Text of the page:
http://library.lol/main/F97969AB6DC48376306E5CAEB4F1AE27
10. https://www.thehighestofthemountains.com/evolution.php
11. https://www.sciencedaily.com/releases/2007/06/070620122014.htm
12. https://sci-hub.ren/10.1016/j.neuron.2007.06.003
13. https://sci-hub.ren/https://link.springer.com/referenceworkentry/10.1007%2F978-94-007-1333-8_18



Last edited by Otangelo on Tue Apr 20, 2021 2:53 pm; edited 1 time in total

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Vestibule Gyro and Accelerometer Triads, by evolution, or design? 

This article is best read at: 
https://reasonandscience.catsboard.com/t3131-vestibule-gyro-and-accelerometer-triads-by-evolution-or-design

The presence of sensory and response systems is a universal attribute of life as we know it. All living organisms on Earth have the ability to sense and respond appropriately to changes in their internal and external environment. Organisms, including humans, must sense accurately before they can react, thus ensuring survival. If our senses are not providing us with reliable information, we may take an action that is inappropriate for the circumstances and this could lead to injury or death. 3

One of the most powerful senses is the vestibular sense, provided by the vestibular system. It is our ability to sense body movement combined with our ability to maintain balance (postural equilibrium). The human body has a remarkable ability to sense and determine the direction and speed in which it is moving and maintain balance (postural equilibrium). The otolith organs are what allows us to perceive linear acceleration, both horizontally and vertically (gravity). Although they are both located within the vestibular apparatus of your inner ear, are interconnected, and operate using similar physical principles, the sensory mechanisms which allow you to detect linear acceleration (otolith organs) are structurally and functionally different than 2. the ampulla, which allows you to detect angular acceleration (semicircular canals).

My comment: Consider that both abilities are of utmost importance, and if one is missing, an essential ability is lacking. And as will be outlined next, both abilities require separate, complex, and sophisticated systems composed of various interlocked, interdependent parts.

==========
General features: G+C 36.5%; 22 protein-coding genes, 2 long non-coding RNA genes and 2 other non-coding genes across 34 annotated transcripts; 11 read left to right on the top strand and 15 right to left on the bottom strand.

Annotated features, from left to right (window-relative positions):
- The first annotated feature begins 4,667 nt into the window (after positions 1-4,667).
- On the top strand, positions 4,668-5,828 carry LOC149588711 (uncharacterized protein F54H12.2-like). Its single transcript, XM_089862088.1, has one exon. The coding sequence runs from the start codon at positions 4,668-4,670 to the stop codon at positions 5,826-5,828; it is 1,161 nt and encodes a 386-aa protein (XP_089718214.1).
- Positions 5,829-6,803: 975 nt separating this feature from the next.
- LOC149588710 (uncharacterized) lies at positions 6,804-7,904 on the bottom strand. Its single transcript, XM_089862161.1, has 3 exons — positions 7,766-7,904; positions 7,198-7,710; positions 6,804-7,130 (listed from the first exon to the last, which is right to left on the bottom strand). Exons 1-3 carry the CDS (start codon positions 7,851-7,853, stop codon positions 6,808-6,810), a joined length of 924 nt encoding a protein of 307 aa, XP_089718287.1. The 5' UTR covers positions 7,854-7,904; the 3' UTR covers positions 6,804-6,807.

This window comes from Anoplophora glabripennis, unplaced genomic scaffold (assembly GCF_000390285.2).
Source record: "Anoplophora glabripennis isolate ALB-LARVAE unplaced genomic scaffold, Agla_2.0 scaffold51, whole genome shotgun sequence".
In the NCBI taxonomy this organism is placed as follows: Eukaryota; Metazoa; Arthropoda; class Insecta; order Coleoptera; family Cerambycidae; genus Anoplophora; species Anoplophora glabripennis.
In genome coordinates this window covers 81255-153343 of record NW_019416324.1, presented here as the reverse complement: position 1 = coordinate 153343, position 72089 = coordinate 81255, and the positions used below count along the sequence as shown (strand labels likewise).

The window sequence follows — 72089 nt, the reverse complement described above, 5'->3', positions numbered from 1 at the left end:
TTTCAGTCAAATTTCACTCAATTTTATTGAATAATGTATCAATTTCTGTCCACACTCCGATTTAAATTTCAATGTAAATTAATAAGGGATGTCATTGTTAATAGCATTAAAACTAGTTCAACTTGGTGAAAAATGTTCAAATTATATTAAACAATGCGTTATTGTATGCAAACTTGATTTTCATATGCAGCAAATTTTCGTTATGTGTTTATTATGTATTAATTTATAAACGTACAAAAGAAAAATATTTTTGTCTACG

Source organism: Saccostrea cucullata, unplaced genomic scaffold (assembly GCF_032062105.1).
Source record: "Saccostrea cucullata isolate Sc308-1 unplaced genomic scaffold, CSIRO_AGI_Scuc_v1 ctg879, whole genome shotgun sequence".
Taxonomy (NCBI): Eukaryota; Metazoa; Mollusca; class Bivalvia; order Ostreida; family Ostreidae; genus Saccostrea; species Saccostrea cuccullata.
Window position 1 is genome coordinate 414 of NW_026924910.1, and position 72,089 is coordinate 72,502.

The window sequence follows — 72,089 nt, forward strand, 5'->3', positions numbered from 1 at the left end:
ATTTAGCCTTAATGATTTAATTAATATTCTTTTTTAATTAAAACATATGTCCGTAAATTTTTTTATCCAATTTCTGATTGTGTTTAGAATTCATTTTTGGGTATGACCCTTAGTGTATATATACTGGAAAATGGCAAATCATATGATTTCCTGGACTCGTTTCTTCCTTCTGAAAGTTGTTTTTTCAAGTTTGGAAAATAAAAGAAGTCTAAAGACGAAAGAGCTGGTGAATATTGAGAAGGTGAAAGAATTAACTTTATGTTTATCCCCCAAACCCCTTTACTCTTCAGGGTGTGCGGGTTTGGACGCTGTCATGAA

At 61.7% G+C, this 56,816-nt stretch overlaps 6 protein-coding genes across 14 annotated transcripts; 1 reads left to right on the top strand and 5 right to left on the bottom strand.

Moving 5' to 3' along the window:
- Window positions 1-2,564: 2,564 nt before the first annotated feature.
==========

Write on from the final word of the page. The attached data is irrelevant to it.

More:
Humans have the ability to walk a tight rope, do repeated pirouettes in a ballet performance, combine twists and turn when diving, or perform triple toe loops while ice skating... all (usually) without losing balance and while keeping track of the relative position of arms and legs with respect to the rest of the body. If you give it careful thought, you will realize how amazing this is!!

How does the human body sense and control the movement so precisely? How does it maintain balance while we put ourselves through a wide variety of spinning and tumbling activities that are inherently "unbalancing"? When we are in motion, how do we know in what direction and at what speed we are moving? How do these important body senses change or adapt when we fly in an aircraft? 

Maintaining postural equilibrium, sensing movement, and maintaining an awareness of the relative location of our body parts requires the precise integration of several of the body's sensory and response systems including visual, vestibular, somatosensory (touch, pressure, and stretch receptors in our skin, muscles, and joints), and auditory. Acting together, these body systems constantly gather and interpret sensory information from all over the body and usually allow us to act on that information in an appropriate and helpful way.

My comment:  Such an integrated interdependent system cannot be the product of slow evolutionary gradual processes. It is an all-or-nothing business. It has to be conceptualized from the get-go, right from the start, and be implemented fully operational from the beginning. These are essential key functions of our body.  If one of the interacting parts/systems is missing, the consequences are catastrophic. If we could not balance our body, we could never walk upright.  

Saccule and Utricle - the otolith organs sense linear acceleration and are affected by gravity.
The vestibular system, which is key to our senses of balance, motion, and body position, is comprised of three semicircular canals connected to two membranous sacs called the saccule and utricle. The saccule and utricle are referred to collectively as "the otolith organs". 

Because of the way they are situated within the vestibular apparatus, the saccule is more sensitive to vertical acceleration (like riding in an elevator) and the utricle is more sensitive to horizontal acceleration (riding in a car). Both the saccule and the utricle contain a thickened patch of specialized cells called a macula that consists of sensory hair cells interspersed with "supporting" cells. In vertebrates the utricular maculae in the inner ear contain an otolithic membrane and otoconia (particles of calcium carbonate) that bend hair cells in the direction of gravity. This response to gravitational pull helps animals maintain their sense of balance.

The free hair-like tufts extending from the hair cells are embedded in a gelatinous otolithic membrane which supports small piles of calcium carbonate crystals on its surface. Collectively, these calcium carbonate crystals are called otoliths.

Otoconia
Our sense of balance is dependent on small crystals in the inner ear called otoconia. These crystals are embedded within a fibrous extracellular matrix that couples the force of gravity to the cilia of sensory cells, which in turn send signals to the nervous system. Otoconia represent essential functional components of the otolith organs located on top of the sensory epithelium of the utricle and the saccule. Because of their inertial mass, otoconia provide the mechanical stimulus, which leads to a deflection of vestibular hair cells to enable the otolith system to detect linear accelerations and head tilts relative to the gravity vector, which is the reference in space 5